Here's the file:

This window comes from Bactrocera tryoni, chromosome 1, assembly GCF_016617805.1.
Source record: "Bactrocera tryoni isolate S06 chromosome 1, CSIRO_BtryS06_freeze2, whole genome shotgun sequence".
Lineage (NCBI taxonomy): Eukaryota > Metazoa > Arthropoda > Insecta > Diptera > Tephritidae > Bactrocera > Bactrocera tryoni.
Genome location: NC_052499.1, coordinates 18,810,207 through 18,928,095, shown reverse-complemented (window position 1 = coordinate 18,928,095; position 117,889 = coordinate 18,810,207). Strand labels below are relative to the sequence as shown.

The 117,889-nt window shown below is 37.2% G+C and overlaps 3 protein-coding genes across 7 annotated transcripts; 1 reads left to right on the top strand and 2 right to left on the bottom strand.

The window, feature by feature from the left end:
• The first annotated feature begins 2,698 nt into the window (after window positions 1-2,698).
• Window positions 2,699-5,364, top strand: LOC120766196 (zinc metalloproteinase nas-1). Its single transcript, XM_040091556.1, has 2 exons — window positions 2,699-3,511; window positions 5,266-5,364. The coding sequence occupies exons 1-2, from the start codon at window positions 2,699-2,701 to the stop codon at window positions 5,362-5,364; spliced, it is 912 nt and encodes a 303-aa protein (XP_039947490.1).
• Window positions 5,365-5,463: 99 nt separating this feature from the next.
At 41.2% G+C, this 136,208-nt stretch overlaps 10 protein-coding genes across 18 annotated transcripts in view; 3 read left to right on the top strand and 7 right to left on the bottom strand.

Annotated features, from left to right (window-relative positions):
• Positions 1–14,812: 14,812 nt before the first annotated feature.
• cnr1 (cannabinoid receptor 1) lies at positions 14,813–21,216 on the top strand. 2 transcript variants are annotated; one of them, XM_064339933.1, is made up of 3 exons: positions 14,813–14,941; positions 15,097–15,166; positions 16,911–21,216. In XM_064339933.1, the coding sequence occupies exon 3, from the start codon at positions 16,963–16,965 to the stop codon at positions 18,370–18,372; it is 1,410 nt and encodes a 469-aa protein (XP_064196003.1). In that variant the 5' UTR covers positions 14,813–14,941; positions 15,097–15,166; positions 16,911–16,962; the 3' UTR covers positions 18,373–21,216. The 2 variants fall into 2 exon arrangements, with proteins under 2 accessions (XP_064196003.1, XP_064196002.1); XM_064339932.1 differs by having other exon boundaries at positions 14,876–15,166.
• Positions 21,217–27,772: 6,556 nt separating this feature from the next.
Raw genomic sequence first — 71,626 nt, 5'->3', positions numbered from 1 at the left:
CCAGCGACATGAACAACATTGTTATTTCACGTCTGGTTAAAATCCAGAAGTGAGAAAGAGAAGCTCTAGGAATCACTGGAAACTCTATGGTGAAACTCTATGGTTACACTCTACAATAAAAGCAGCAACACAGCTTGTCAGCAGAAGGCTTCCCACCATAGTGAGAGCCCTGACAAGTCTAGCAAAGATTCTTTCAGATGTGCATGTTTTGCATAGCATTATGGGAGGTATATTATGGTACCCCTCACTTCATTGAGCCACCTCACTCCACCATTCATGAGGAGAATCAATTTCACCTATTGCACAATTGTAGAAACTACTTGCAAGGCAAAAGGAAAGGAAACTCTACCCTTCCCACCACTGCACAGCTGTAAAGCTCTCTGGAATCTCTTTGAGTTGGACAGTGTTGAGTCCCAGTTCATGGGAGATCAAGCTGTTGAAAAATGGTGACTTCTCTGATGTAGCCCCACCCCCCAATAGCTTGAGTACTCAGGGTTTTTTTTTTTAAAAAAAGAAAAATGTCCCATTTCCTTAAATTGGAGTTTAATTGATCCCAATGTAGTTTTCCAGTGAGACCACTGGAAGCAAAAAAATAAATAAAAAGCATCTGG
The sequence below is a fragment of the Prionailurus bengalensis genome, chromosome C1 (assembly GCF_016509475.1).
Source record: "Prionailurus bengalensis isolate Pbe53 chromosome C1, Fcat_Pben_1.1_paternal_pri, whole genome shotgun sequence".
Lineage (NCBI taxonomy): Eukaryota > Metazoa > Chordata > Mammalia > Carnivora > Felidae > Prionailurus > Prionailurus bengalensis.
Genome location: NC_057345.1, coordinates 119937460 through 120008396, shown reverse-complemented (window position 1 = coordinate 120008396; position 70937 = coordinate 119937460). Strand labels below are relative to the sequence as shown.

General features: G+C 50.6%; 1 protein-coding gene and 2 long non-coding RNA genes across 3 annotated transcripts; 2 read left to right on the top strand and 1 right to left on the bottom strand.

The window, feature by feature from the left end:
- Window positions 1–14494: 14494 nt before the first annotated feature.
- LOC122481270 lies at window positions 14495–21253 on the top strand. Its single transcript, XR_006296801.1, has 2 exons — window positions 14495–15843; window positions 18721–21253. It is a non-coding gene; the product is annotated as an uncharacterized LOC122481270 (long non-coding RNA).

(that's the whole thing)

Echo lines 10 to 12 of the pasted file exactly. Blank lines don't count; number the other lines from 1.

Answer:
At 41.2% G+C, this 136,208-nt stretch overlaps 10 protein-coding genes across 18 annotated transcripts in view; 3 read left to right on the top strand and 7 right to left on the bottom strand.

Annotated features, from left to right (window-relative positions):
• Positions 1–14,812: 14,812 nt before the first annotated feature.